On August 2, 2023, the National Labor Relations Board issued a ruling that makes it easier for employees to challenge certain policies and work rules under Section 7 of the National Labor Relations Act. Section 7 protects an employee’s right to form or join a union, and also to engage in concerted activities for mutual aid or protection. This includes things like speaking up on behalf of co-workers to protest unfair wages or complain about a rude supervisor. The Section 7 protection applies to non-supervisory employees regardless of whether the workforce is unionized or not.
In Stericycle Inc., the Board held that work rules such as those requiring confidentiality or civility, or restricting an employee’s social media use will be found “presumptively unlawful” if they would have a reasonable tendency to chill employees from exercising their Section 7 rights. This will now be evaluated from the perspective of an economically-dependent, non-lawyer employee who will “be inclined to interpret any ambiguous work rule to prohibit protected activity she would otherwise engage in.” The employer must then prove two things: first, that there is a legitimate and substantial business reason for the specific scope and wording of the rule and, second, that the business interest cannot be accomplished with a more narrowly tailored rule.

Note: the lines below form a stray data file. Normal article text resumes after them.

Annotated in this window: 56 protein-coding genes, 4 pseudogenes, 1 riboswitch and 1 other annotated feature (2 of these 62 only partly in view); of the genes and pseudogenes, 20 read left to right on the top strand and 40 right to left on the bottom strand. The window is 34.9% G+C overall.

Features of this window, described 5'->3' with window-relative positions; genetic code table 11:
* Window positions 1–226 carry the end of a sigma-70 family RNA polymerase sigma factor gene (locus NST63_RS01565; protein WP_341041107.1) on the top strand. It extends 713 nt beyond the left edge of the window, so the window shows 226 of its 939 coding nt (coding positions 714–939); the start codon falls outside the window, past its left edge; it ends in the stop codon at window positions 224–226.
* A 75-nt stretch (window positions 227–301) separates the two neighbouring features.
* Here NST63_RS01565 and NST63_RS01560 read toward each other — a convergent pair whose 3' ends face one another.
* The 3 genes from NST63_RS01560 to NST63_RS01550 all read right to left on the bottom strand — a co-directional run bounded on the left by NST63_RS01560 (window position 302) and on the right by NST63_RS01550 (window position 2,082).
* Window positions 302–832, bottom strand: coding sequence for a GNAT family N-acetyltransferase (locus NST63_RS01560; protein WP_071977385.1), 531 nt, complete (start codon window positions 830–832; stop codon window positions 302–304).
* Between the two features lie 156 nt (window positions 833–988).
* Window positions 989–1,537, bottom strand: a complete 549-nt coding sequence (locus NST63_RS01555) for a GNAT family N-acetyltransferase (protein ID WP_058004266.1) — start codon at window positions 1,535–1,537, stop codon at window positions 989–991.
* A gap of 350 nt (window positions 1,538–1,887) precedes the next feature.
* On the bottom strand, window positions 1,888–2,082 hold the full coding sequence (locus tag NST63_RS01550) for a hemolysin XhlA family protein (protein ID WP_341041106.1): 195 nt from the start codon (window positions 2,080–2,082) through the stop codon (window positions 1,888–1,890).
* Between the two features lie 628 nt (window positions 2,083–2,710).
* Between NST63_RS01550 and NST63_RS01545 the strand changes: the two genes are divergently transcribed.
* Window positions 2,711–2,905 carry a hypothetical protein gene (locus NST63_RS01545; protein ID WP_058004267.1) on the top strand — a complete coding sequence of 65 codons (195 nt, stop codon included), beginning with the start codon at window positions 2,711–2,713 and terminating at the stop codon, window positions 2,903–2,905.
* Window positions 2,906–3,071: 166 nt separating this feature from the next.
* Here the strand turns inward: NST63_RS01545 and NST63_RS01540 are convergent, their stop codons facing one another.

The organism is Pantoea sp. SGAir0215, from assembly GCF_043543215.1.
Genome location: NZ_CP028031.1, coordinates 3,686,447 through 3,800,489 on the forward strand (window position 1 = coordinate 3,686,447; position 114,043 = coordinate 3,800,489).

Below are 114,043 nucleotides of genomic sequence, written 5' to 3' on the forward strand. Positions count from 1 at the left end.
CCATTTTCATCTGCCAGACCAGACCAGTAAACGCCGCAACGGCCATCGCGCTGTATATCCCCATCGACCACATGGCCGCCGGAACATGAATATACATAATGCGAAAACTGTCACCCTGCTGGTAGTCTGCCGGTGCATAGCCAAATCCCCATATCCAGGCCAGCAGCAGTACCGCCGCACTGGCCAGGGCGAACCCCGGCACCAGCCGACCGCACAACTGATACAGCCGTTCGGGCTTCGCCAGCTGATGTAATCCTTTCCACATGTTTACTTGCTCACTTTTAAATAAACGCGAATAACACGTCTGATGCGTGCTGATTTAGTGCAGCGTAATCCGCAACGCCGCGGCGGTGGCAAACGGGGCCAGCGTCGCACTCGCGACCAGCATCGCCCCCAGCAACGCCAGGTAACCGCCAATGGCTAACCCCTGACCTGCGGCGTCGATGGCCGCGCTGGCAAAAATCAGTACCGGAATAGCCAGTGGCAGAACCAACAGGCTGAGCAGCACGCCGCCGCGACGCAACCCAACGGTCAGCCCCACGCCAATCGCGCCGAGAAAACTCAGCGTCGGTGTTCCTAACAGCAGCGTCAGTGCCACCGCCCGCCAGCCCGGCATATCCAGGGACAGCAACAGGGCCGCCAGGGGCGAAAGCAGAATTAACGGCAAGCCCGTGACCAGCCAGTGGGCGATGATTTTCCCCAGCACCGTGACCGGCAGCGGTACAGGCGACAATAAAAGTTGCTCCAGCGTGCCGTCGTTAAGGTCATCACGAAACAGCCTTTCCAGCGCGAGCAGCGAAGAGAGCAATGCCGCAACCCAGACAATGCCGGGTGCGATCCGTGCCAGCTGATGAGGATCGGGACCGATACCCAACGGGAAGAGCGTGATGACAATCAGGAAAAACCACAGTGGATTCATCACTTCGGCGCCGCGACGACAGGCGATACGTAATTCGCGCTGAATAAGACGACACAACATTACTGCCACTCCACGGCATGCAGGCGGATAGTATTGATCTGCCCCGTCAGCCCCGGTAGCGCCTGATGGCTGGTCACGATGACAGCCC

This ruling overturns prior precedent from the 2017 Boeing Co. decision which allowed certain categories of employer rules to be presumed lawful. Both union and non-union employers should carefully review their employee handbooks and any policies that potentially limit employees’ speech and behavior to assess their risks under the NLRA.